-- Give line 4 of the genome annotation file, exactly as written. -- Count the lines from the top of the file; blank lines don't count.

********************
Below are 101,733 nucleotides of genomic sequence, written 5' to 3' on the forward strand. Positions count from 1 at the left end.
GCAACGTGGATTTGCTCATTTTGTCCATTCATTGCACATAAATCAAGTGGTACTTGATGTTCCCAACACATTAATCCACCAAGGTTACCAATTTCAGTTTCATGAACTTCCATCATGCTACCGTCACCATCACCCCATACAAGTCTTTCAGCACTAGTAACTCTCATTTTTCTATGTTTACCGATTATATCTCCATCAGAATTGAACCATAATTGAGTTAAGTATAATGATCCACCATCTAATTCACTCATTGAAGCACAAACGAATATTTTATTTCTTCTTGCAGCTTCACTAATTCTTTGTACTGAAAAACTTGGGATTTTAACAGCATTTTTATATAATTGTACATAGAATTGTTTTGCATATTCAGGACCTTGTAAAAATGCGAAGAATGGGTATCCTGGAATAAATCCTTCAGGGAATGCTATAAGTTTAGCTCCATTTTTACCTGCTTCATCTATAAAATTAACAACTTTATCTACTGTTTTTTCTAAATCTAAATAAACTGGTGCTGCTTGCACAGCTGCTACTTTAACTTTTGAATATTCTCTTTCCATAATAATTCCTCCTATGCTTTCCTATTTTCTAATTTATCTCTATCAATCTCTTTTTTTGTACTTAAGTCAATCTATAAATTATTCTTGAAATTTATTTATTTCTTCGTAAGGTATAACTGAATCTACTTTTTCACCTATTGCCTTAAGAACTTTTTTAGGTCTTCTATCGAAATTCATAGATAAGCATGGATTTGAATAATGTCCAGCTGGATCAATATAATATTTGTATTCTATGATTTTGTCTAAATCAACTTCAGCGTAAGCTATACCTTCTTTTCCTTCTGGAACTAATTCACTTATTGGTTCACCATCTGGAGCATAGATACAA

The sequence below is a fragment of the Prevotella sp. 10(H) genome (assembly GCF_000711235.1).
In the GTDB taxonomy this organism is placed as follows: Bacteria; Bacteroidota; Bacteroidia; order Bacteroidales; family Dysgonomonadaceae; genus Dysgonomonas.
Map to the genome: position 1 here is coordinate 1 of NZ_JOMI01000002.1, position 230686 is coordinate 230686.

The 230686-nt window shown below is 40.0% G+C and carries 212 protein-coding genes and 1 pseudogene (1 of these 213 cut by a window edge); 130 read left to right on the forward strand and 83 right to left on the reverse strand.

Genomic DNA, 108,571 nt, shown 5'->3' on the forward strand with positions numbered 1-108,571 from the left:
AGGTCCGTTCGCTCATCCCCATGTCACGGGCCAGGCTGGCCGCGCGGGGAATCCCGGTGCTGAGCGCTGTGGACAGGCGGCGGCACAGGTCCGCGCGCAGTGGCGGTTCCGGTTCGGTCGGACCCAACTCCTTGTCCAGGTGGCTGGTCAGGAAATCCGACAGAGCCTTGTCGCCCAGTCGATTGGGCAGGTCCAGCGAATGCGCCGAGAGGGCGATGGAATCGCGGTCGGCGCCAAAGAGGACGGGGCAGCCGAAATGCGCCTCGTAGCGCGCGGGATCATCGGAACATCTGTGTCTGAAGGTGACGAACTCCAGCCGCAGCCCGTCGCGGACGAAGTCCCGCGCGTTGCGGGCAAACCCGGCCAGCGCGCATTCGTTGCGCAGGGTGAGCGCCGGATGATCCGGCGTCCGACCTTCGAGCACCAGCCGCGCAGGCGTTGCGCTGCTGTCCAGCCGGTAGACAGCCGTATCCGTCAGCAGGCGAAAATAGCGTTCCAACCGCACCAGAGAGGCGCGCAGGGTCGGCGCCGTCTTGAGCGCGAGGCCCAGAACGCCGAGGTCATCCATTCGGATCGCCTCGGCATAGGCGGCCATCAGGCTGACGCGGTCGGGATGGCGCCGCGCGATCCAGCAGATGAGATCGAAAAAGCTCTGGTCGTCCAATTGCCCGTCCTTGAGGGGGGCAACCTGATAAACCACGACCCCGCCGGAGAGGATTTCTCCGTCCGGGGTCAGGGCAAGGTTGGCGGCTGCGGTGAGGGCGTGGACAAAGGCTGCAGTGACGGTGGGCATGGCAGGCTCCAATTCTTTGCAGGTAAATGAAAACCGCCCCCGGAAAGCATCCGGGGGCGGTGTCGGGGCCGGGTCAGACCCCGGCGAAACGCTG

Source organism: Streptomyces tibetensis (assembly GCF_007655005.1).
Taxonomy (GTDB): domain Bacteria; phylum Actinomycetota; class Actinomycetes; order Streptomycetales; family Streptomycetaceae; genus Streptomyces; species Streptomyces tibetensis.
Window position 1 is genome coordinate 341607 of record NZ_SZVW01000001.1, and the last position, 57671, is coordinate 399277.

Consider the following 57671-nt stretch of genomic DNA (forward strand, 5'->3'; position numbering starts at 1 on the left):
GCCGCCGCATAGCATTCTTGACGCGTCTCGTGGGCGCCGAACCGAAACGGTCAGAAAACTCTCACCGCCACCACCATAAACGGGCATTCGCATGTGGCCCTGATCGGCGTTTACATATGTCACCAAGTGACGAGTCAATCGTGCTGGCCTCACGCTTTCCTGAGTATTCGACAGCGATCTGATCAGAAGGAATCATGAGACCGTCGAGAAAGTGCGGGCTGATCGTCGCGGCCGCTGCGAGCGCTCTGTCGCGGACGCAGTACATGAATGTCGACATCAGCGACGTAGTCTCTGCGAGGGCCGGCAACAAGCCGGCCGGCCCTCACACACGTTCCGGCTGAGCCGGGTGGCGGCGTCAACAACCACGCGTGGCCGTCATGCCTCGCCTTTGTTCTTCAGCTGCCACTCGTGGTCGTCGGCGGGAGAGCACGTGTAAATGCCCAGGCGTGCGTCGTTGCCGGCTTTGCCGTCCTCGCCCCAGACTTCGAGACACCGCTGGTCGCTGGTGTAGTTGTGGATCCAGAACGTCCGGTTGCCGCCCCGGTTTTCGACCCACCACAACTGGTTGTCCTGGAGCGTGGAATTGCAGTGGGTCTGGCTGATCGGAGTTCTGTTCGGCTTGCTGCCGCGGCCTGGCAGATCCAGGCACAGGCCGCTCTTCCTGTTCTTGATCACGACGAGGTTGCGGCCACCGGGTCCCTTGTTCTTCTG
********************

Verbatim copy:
In the GTDB taxonomy this organism is placed as follows: Bacteria; Bacteroidota; Bacteroidia; order Bacteroidales; family Dysgonomonadaceae; genus Dysgonomonas.